Here is another fun and engaging activity that involves the use of the company knowledge base. Scavenger hunts start off with a customer concern. The learner’s task is to use the system and find the appropriate resource to address the issue. Not only does it familiarize the learners with the system, but it also prepares them to handle real-life customer scenarios.
Role playing is also another effective approach founded on active learning methods. Role playing simulates real-life situation that requires problem-solving skills. More importantly, it is also a medium for gauging actual performance. Role playing activities can include job simulations like customer interaction (facilitator plays the customer, learner the agent) through the phones, email, chat, or in some cases, virtual reality.
Data and Tools for Problem-solving
A combination of a scavenger hunt and role-playing activity, this exercise is one of the more effective active learning strategies for adults. The facilitator assigns a case-study (preferably taken from common customer scenarios) to a learner. The learner, in turn, makes sense of the data and uses the available resources to solve the case.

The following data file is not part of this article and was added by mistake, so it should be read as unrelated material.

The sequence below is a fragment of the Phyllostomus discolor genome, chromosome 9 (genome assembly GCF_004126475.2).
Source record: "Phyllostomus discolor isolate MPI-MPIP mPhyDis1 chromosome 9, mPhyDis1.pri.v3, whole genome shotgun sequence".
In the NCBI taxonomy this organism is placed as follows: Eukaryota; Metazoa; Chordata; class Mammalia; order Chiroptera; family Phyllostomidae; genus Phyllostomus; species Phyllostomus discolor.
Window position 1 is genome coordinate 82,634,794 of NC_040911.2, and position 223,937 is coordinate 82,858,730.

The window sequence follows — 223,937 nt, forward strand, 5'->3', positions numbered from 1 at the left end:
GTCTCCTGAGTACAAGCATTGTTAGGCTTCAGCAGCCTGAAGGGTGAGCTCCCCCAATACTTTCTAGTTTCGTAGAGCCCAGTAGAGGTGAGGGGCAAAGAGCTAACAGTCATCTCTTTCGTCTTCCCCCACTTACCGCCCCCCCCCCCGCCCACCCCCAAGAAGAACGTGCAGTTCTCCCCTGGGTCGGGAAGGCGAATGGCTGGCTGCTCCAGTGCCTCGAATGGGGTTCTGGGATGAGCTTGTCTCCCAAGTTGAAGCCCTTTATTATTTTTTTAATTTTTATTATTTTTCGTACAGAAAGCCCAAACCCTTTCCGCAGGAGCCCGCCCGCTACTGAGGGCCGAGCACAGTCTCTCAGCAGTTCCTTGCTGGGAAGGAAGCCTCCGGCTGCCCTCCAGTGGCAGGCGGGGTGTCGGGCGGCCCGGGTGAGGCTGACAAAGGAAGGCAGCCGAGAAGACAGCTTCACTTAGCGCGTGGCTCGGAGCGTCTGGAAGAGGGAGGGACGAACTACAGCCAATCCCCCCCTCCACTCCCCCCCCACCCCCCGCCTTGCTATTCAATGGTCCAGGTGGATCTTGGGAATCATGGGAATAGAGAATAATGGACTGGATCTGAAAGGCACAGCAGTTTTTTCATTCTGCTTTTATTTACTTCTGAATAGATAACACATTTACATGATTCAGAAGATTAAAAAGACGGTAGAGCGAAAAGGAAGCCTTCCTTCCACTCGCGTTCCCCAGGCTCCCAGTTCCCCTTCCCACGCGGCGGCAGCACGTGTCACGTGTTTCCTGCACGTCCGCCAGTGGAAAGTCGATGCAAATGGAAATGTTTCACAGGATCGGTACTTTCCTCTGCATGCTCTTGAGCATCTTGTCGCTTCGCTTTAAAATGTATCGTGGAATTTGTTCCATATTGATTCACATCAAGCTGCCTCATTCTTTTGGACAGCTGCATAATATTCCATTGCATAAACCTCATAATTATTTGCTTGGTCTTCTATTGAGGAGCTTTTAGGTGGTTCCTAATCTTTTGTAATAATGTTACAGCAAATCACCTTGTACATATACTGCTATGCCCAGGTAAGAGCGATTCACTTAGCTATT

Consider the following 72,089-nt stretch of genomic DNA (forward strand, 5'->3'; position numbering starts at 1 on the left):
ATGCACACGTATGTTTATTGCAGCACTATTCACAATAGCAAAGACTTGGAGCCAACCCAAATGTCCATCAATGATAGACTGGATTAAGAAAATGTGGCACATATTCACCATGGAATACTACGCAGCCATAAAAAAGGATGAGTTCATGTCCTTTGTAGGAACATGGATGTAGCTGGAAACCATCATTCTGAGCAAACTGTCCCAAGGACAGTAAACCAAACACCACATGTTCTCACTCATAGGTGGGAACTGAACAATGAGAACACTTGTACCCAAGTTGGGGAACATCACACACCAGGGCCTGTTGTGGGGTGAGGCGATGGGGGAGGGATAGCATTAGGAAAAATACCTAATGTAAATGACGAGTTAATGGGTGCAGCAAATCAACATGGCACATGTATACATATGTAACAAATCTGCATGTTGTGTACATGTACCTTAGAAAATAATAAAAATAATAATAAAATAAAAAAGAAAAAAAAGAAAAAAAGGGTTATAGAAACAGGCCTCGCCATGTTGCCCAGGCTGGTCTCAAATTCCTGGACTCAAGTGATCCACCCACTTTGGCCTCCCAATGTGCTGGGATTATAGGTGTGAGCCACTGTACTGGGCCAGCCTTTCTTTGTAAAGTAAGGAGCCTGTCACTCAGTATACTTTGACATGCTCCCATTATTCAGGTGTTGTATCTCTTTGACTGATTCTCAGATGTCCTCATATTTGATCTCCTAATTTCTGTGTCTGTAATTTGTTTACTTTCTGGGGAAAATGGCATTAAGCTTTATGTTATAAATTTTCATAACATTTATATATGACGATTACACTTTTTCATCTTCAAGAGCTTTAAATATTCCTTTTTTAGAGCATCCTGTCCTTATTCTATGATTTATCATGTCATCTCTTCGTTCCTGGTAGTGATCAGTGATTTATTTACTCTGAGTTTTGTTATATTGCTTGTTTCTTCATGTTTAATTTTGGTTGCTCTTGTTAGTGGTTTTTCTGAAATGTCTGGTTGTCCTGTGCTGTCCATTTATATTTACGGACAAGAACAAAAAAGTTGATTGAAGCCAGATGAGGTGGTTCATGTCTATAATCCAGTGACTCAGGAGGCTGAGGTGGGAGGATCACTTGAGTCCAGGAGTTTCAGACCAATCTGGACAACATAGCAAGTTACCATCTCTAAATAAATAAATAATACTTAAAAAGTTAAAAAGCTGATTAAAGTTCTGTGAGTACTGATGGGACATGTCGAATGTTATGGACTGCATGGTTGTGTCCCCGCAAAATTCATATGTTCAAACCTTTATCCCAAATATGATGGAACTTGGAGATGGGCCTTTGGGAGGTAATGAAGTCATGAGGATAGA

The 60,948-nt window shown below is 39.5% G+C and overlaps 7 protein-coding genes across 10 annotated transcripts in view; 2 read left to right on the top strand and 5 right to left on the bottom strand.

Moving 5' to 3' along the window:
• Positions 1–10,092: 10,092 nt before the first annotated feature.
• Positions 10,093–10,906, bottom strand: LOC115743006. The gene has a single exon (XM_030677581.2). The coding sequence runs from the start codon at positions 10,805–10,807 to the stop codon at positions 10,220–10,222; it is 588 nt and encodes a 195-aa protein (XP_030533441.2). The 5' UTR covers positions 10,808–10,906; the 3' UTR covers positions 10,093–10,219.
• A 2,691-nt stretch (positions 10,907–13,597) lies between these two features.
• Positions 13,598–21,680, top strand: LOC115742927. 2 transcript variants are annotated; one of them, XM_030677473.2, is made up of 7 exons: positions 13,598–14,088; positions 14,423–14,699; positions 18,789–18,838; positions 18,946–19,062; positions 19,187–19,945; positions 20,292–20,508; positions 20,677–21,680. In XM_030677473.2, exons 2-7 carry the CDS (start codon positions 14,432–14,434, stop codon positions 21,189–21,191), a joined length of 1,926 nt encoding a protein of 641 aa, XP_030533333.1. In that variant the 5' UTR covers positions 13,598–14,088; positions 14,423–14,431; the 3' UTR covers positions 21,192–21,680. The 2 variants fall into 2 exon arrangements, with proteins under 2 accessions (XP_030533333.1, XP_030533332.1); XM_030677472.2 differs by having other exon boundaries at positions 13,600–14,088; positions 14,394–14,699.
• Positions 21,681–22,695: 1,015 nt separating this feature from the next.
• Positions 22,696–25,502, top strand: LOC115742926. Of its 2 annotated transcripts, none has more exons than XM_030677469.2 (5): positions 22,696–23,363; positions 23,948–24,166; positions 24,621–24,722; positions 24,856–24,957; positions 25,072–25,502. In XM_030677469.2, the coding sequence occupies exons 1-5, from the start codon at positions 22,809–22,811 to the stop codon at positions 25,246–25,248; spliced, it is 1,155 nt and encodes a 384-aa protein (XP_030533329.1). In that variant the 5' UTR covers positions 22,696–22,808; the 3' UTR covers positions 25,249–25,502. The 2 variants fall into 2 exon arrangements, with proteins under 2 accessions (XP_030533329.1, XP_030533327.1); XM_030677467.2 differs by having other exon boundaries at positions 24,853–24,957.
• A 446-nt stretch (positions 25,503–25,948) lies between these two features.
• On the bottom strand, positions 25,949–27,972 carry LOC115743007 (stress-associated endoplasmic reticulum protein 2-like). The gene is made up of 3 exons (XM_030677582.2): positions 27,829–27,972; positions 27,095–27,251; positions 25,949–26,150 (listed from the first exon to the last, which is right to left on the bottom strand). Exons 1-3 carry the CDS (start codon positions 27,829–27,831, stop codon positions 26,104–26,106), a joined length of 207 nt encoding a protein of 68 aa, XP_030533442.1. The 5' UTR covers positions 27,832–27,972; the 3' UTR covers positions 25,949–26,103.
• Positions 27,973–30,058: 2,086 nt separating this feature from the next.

Online Discussion Boards
Online discussion boards are also one of many proven active participation strategies. Online boards are virtual boards where students can learn collaboratively. They post questions and answer queries. Most of the time, there is very little facilitator or subject matter expert intervention involved, with most answers usually coming from the other participants who are more knowledgeable on the topic.
Learning by Teaching
In a nutshell, learning by teaching means that you allow learners to prepare and teach the lessons (or part of them) to their fellow students. Although it may look like the facilitator is taking a very hands-off approach in this method, it actually involves a very elaborate process where the facilitator is both moderator and subject matter expert.
Do take note that learning by teaching does not simply mean a presentation or a lecture presented by the learners. In this particular approach, the learners are the ones who are facilitating the session by engaging with fellow students. The facilitator ensures that the learning gets processed correctly and also lends a hand to the student-hosts. Webinars and online discussion boards are the usual media used for this methodology.